I was 42 years old when I gave birth to my son.

Why 42 years old?

There are several reasons:

  • I only got married at 33 years old.
  • I had a demanding career that involved lots of travel.
  • We lived in South Africa and unfortunately, did not think it was a safe environment to raise a child.
  • We eventually emigrated to Australia, which involved finding new jobs and settling into life in a new country.

Of course, there is never a perfect time to have a baby, but there was another reason I waited so long….I am not what you would call naturally maternal.

Do not get me wrong, I love children. I dote on my nieces and nephew. When they were little, I would have them over for sleepovers, take them to the zoo and the circus. They are teenagers and young adults now, and I still enjoy spending time with them.

I just did not have this overwhelming desire to have a child.

Until I turned the big 40.

Suddenly I worried I would look back on my life and regret not having a child. I know my reason for deciding to have a child may seem almost unnatural to some people. But my reason for having a child does not make me love my son any less, and I could not imagine my life without him.

So, there I was at the age of 40 trying to get pregnant with my first baby. Understandably at my age, this was not without some heartache, and after three miscarriages we decided to turn to IVF. I consider myself extremely blessed that after only one round of IVF, I was pregnant with my son.

When my son was around 18 months old, we decided to try for a second child, as I did not want him to be an only child. One of the driving forces behind this was the fact my mom was an only child and hated it. She would recount stories from her childhood about how lonely she was and how much she disliked going on holiday with just her parents for company.

Another reason was that as we had immigrated, and we did not have any family close by. I knew my son would not grow up surrounded by grandparents, aunts, uncles, and cousins. He would not know the joy of large family gatherings and ultimately, I did not want him to be alone one day.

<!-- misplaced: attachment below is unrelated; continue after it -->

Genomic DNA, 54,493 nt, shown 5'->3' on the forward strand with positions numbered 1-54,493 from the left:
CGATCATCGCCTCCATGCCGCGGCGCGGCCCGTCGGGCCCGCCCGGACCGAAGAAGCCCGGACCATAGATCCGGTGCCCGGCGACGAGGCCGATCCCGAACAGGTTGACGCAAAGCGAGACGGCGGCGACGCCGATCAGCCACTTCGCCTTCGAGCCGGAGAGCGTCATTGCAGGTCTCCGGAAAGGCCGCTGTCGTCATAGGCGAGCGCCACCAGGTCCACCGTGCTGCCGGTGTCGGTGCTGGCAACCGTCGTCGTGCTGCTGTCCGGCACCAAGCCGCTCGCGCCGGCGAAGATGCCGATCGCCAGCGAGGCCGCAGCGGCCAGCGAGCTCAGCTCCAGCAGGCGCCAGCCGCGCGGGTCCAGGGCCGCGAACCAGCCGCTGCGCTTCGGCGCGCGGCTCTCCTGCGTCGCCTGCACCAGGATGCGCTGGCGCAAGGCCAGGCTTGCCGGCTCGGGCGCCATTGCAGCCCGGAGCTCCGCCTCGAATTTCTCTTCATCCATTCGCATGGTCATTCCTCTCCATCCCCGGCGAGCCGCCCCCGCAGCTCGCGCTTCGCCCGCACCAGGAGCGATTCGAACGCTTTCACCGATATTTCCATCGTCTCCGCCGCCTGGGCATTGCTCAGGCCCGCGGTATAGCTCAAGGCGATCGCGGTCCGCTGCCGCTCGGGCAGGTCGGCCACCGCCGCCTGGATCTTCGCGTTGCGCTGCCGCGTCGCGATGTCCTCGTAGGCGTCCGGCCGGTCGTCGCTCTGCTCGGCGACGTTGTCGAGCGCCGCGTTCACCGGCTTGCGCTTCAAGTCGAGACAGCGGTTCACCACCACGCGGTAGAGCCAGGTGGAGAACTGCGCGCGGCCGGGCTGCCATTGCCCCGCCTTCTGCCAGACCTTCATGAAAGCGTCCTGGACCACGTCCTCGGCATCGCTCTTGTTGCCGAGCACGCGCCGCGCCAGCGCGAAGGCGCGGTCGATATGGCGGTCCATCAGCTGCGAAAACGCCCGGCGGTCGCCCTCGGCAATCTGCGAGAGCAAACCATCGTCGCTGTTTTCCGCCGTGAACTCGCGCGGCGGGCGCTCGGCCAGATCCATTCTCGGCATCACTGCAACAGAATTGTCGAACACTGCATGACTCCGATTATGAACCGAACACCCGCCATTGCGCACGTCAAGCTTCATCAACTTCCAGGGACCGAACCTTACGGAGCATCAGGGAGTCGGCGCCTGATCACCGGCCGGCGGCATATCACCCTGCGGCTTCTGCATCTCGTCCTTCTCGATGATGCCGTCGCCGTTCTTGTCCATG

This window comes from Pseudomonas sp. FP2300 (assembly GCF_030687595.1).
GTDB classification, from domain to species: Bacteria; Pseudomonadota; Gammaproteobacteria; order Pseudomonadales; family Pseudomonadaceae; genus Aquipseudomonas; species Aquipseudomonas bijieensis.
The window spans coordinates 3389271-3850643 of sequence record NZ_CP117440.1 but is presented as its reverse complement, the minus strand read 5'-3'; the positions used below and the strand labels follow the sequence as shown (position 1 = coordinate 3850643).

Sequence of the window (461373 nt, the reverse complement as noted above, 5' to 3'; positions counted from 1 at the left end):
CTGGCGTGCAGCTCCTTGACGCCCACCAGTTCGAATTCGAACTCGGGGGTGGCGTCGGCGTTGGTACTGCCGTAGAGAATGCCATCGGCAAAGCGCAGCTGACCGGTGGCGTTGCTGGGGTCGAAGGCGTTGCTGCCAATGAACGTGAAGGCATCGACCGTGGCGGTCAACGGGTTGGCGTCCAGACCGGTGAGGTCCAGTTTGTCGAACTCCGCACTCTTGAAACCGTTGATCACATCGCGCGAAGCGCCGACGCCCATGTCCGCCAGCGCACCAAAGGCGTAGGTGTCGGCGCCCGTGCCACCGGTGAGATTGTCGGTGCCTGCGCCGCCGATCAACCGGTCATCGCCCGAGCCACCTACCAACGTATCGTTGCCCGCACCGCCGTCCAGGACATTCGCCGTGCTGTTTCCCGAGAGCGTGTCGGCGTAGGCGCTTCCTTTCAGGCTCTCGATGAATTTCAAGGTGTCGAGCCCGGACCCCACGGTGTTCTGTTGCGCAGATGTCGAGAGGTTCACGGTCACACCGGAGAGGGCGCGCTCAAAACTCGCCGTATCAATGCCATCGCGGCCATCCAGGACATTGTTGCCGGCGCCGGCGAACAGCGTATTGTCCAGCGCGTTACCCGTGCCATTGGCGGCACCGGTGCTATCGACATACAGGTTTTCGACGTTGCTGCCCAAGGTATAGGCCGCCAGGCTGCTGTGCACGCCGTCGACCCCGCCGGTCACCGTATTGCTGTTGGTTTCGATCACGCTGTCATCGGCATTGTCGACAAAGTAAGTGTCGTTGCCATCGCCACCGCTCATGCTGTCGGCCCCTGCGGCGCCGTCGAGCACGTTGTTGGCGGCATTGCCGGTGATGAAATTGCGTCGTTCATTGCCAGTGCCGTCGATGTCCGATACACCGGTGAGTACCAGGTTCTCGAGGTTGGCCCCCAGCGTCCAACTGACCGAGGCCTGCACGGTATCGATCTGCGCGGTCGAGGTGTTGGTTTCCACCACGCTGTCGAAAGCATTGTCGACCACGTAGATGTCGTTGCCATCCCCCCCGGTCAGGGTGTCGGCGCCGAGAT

Unfortunately, after another miscarriage and five failed IVF attempts, I had to accept that a second baby was not going to happen.

I had to face the fact that my son was going to be an only child.

I admit it was tough.

I worried my son was going to be on his own one day with no siblings for support.

I worried he would not get to experience the joy of a sibling relationship.

I worried he would hate being an only child as my mom had done.

My husband, on the other hand, was more pragmatic. He pointed out that we had tried and told me our son would be fine. Part of me knew this was true, but it did not stop me from feeling guilty.

Not being able to give my son a sibling is the one thing I feel most guilty about. I have a close relationship with my brother and sister. Whenever I see siblings playing together, I feel that painful pang of guilt. I know my son will never experience the close bond; you can only share with a sibling.

My son is now seven years old; he has never once asked for a sibling.

In fact, he has told us many times that there is no way he wants a brother or sister because apparently, this would mean:

  • He would have to share his toys.
  • He would not get us (his Dad and me) all to himself.
  • There would be a baby in the house crying all the time.

One day I will tell my son about how he was conceived and how we tried to give him a sibling. I try to focus on the positives, my son is happy, well adjusted, exceptionally bright, and has lots of friends who regularly come for play dates at our house.  

As parents, we put way too much pressure on ourselves, we worry and feel guilty when we should not. And whilst I would not say I am entirely over all my guilt, it has eased. When I see his smile, hear his laugh or when we are dancing around the house together like crazy people, I am thankful for my little miracle.